Thermodynamics Essay Research Paper ThermodynamicsYou arrive at

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Thermodynamics Essay, Research Paper Thermodynamics You arrive at your office and unpack your breakfast. The piping-hot tea and chilly orange juice you purchased just minutes ago are now both lukewarm. Why can t the tea steal heat from the juice to stay hot? Why does even the most state-of-the-art car operate at a mere 30 percent efficiency? Why can t some genius create a perpetual motion machine? The answers lie in the field of thermodynamics. Thermodynamics is the study of the mechanical action or relations of heat. It turns out that the flow of heat from the tea into the air- or from any body into a cooler one, for that matter- defines the flow of time itself. Earlier is, by definition, the time when the cup was hot, later the time when it is cool (Von Baeyer xiv). This

idea is what gave scientists the concept of real and imaginary time. Stephen Hawking says, Imaginary time is indistinguishable from directions in space. If one can go north, one can turn around and head south; equally, if one can go forward in imaginary time, one ought to be able to turn around and go backward (Hawking 182). Real time on the other hand follows certain arrows, or directions in space. This is where the difference between past and future comes from. This is why we remember the past but not the future. In his book Maxwell s Demon, Von Baeyer explains how without this arrow of time provided by thermodynamics, we would be living in a reversible world, in which time could flow forward, backward, or not at all (Von Baeyer xiv). In this essay I will explain further how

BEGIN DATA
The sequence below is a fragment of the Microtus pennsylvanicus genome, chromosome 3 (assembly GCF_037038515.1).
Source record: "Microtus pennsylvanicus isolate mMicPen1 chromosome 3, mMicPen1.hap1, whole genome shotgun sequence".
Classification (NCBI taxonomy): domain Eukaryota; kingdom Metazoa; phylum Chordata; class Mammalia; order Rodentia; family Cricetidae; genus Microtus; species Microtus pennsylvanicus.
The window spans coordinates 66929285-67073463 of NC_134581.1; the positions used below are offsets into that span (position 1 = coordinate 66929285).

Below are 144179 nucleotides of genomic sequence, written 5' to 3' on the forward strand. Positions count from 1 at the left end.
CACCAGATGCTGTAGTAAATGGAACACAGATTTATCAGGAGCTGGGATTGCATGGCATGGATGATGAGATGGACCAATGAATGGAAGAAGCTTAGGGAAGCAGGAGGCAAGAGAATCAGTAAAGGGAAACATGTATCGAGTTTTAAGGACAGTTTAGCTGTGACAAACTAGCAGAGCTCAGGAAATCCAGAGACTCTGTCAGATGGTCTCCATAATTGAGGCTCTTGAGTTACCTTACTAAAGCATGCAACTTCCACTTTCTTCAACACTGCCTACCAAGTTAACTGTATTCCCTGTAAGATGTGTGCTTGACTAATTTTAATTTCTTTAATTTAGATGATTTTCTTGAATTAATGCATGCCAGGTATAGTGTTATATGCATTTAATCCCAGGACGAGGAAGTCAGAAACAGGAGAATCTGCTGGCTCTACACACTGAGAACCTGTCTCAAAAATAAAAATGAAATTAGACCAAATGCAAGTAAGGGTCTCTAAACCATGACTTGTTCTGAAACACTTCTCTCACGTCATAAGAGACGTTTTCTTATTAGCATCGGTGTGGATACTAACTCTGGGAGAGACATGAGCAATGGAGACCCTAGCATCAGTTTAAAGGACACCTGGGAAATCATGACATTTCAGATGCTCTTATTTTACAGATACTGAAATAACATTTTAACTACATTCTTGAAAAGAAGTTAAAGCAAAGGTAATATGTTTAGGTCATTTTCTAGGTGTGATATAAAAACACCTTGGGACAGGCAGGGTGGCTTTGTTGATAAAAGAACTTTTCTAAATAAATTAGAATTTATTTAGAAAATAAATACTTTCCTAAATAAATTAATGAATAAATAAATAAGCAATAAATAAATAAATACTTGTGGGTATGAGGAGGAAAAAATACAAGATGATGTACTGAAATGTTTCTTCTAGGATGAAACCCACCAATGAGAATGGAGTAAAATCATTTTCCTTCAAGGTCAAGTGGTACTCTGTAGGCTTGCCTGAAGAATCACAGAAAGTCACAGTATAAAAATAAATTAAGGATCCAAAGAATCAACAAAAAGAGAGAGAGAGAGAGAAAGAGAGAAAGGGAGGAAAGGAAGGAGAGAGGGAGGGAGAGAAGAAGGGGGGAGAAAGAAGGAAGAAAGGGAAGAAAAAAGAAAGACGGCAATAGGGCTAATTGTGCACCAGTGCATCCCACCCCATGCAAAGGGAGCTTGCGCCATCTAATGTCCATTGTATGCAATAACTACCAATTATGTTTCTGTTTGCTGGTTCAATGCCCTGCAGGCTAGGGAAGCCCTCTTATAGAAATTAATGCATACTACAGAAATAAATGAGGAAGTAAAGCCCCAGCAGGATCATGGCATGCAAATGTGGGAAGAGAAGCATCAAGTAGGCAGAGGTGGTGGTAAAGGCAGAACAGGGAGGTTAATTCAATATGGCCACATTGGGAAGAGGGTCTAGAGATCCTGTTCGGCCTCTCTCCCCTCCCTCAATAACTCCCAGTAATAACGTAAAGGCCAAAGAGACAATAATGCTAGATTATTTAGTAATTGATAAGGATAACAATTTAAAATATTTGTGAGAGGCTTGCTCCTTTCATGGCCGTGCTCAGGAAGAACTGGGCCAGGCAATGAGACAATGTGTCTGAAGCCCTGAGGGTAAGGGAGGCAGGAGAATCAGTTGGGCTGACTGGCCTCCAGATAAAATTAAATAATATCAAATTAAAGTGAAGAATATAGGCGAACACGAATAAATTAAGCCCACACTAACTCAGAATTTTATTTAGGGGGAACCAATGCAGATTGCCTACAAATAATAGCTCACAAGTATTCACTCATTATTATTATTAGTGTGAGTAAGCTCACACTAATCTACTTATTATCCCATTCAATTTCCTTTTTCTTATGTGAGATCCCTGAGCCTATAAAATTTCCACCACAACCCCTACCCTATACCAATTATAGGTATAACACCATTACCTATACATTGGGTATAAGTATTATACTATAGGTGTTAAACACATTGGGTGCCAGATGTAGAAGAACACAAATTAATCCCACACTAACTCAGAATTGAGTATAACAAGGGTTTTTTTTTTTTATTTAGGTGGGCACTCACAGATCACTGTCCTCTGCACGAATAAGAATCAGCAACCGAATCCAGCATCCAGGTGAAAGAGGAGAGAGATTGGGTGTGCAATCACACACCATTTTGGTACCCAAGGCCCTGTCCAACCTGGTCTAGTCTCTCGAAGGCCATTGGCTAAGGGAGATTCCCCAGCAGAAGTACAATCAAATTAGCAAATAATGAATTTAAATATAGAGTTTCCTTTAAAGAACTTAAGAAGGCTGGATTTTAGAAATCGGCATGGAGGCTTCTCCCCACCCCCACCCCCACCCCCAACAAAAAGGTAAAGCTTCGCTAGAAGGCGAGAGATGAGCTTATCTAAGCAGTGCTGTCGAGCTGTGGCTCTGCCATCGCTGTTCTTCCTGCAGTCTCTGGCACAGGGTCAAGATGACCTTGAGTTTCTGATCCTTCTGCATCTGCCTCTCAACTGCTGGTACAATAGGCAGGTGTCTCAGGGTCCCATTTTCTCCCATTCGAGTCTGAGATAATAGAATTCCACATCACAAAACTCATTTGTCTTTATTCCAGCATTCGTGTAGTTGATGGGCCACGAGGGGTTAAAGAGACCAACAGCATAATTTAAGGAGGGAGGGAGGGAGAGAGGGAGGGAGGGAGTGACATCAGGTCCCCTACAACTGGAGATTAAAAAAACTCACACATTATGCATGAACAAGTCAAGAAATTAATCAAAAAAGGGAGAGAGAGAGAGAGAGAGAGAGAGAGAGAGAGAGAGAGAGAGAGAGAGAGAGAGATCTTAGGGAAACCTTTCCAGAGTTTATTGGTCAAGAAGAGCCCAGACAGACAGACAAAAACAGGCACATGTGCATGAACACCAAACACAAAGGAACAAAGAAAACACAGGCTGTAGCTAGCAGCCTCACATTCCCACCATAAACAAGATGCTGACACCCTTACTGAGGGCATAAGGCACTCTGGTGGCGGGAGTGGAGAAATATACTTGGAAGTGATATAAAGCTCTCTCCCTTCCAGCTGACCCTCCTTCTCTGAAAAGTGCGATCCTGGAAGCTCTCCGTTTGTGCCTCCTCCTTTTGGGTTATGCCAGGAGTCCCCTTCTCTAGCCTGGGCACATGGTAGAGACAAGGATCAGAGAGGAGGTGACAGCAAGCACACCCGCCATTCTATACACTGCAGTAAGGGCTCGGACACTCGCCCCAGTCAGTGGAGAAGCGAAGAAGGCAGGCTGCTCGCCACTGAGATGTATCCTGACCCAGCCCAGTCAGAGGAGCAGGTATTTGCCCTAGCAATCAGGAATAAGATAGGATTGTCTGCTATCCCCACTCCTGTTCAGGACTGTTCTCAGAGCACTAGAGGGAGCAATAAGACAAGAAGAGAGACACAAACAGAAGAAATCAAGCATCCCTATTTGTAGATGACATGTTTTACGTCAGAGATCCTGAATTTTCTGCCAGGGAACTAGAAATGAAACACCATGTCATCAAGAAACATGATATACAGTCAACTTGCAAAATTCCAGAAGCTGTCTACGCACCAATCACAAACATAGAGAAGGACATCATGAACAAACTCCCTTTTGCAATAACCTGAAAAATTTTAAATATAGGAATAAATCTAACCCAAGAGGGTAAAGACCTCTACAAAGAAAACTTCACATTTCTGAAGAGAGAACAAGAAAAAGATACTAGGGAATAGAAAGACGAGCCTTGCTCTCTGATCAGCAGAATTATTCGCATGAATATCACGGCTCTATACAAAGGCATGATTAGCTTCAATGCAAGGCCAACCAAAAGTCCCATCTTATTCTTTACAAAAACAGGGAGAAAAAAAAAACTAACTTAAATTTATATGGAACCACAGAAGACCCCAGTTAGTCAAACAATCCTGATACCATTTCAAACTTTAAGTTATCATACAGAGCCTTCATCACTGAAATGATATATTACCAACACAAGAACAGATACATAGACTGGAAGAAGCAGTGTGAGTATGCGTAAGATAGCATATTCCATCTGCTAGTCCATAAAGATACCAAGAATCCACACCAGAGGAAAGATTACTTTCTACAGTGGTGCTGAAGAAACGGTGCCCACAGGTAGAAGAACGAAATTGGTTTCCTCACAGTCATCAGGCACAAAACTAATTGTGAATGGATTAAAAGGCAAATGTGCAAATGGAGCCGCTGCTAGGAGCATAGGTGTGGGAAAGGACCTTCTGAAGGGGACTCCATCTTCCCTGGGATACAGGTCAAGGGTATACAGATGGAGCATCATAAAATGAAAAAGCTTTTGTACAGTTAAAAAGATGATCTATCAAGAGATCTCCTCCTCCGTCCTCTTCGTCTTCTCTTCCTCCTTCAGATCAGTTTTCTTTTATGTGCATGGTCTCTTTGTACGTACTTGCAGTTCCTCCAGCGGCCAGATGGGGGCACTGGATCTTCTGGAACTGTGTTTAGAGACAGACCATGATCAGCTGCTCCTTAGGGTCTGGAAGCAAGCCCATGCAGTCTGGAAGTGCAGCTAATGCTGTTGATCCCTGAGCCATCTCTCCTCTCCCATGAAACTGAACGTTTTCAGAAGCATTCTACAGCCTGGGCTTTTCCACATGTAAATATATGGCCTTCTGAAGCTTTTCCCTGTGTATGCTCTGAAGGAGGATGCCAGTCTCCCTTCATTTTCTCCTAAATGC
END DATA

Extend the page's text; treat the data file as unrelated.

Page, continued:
the flow of heat, or increase in disorder of the universe, is intimately related to the forward progression of the time that we experience. If an arrow is drawn arbitrarily, and if as one follows this arrow, he finds more and more of the random element in the state of the world, then the arrow is pointing towards the future; if the random element decreases, the arrow points towards the past (Fraser 100). Stephen Hawking described these arrows of time in his book The Illustrated A Brief History of Time. He says, there are at least three different arrows of time. First there is the thermodynamic arrow of time, the direction of time in which disorder or entropy increases. Then there is the psychological arrow of time. This is the direction in which we feel time passes, the direction

in which we remember the past but not the future. Finally there is the cosmological arrow of time. This is the direction of time in which the universe is expanding rather than contracting (Hawking 184-5). Now that we ve given time the property of direction, we can begin to try to understand the thermodynamic progression of time. Assuming that the universe has no boundary, it can be argued that all of Hawking s arrows point in the same direction. He says the psychological arrow is determined by the thermodynamic arrow, and that these two arrows necessarily always point in the same direction. [And] There must be well-defined thermodynamic and cosmological arrows of time, but they will not point in the same direction for the whole history of the universe it is only when they do that

conditions are suitable for the development of intelligent beings (Hawking 186). As far as humans are concerned, the thermodynamic arrow of time gives rise to the laws of thermodynamics. The First Law of Thermodynamics is the law of conservation of energy. It states that energy cannot be created or destroyed. Instead it is converted from one form to another, such as from work to heat, from heat to light, or from chemical to heat, or such. As the universe expands, energy tends towards unordered states, but it is not increased or decreased in total relative amount. The Second Law of Thermodynamics has several variations. One version says that some heat is always wasted when converting heat into mechanical energy. Another states that heat normally flows from high to low